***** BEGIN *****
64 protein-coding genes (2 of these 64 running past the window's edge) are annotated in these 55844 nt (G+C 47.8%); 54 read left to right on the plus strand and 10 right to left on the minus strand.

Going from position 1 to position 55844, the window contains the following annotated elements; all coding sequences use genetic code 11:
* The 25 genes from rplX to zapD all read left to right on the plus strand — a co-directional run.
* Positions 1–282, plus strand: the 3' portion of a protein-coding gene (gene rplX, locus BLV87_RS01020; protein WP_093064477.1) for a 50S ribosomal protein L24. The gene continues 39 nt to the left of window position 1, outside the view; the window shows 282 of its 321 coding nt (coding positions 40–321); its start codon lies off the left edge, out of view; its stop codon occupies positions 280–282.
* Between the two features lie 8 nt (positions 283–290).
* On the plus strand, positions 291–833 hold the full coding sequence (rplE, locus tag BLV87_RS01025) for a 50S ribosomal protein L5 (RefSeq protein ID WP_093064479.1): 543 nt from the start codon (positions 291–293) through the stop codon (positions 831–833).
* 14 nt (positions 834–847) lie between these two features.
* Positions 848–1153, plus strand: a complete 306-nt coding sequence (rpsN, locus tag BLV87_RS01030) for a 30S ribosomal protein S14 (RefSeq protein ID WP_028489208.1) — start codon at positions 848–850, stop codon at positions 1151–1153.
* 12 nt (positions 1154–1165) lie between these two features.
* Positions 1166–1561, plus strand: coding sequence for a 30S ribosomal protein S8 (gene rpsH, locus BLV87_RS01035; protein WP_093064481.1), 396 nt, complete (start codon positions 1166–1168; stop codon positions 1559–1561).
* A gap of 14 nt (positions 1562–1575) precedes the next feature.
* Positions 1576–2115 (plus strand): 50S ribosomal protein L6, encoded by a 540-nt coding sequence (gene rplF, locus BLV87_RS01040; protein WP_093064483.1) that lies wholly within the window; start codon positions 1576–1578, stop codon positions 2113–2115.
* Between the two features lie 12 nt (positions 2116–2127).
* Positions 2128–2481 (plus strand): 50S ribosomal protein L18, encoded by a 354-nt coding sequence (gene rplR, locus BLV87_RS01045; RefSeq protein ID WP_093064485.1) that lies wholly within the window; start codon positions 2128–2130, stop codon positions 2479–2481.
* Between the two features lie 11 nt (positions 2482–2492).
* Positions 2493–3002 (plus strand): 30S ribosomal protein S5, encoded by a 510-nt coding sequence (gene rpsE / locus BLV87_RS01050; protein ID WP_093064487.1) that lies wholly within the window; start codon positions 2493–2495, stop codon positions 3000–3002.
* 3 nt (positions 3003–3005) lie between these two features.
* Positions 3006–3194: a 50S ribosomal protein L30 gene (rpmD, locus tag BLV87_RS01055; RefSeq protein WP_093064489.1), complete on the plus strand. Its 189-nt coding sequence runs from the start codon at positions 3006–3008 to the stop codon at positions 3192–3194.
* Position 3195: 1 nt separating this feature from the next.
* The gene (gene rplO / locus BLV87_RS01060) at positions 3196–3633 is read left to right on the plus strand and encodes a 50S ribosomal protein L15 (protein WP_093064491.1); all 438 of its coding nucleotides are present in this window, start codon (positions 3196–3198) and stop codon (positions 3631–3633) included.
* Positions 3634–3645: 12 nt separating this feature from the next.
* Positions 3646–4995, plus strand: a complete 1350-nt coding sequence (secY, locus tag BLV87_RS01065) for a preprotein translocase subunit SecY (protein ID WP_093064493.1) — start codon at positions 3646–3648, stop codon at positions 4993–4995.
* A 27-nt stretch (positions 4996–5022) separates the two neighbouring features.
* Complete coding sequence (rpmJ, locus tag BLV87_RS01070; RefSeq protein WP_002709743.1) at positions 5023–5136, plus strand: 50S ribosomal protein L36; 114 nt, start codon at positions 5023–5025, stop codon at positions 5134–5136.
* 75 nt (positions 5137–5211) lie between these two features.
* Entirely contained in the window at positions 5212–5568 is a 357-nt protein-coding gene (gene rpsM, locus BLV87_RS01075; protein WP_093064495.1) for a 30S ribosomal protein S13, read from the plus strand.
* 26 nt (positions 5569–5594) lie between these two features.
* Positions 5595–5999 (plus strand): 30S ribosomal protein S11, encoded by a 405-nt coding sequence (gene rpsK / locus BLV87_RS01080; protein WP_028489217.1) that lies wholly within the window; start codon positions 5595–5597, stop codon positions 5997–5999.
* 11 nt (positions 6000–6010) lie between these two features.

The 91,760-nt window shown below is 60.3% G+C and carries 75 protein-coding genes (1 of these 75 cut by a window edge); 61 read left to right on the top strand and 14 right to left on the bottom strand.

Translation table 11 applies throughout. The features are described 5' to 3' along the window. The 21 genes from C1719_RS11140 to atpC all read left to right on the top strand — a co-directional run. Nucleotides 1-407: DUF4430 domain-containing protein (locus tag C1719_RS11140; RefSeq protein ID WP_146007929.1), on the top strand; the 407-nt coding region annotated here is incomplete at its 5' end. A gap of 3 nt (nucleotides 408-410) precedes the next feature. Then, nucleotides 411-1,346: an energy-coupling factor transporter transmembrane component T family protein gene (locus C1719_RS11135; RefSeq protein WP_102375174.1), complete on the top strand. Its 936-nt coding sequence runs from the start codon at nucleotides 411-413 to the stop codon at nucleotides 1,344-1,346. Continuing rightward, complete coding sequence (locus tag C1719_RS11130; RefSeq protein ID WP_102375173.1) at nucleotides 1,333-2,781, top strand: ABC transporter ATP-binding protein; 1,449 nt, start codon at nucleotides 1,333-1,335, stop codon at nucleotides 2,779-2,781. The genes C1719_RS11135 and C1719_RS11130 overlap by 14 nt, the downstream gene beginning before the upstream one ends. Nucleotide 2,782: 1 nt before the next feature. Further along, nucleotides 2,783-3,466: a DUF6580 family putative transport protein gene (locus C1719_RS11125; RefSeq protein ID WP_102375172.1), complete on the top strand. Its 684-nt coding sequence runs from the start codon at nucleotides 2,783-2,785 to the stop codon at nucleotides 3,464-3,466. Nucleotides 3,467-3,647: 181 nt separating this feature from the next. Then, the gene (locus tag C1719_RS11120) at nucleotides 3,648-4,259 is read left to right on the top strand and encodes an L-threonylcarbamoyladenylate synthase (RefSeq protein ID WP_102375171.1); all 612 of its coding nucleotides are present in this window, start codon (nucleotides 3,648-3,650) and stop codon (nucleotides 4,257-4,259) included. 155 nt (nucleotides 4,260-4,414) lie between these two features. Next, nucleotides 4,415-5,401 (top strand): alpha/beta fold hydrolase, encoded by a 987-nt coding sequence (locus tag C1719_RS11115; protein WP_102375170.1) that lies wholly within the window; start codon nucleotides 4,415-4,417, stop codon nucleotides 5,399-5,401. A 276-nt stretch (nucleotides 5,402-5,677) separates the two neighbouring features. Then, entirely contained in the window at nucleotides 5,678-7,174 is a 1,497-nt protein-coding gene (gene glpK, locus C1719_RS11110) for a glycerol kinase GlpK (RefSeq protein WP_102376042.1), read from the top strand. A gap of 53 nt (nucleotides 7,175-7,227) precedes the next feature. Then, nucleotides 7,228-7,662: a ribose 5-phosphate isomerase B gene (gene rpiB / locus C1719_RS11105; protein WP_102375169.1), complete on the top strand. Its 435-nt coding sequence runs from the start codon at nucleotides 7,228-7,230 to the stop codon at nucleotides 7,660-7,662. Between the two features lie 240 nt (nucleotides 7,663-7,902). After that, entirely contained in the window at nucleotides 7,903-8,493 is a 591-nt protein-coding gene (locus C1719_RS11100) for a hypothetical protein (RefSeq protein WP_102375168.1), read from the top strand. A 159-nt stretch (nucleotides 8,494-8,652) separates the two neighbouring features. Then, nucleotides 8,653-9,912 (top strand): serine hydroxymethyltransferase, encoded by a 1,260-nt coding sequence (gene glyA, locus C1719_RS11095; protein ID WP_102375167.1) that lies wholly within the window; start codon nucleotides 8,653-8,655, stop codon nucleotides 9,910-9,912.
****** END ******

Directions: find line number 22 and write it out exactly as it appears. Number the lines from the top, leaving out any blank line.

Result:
* Positions 3646–4995, plus strand: a complete 1350-nt coding sequence (secY, locus tag BLV87_RS01065) for a preprotein translocase subunit SecY (protein ID WP_093064493.1) — start codon at positions 3646–3648, stop codon at positions 4993–4995.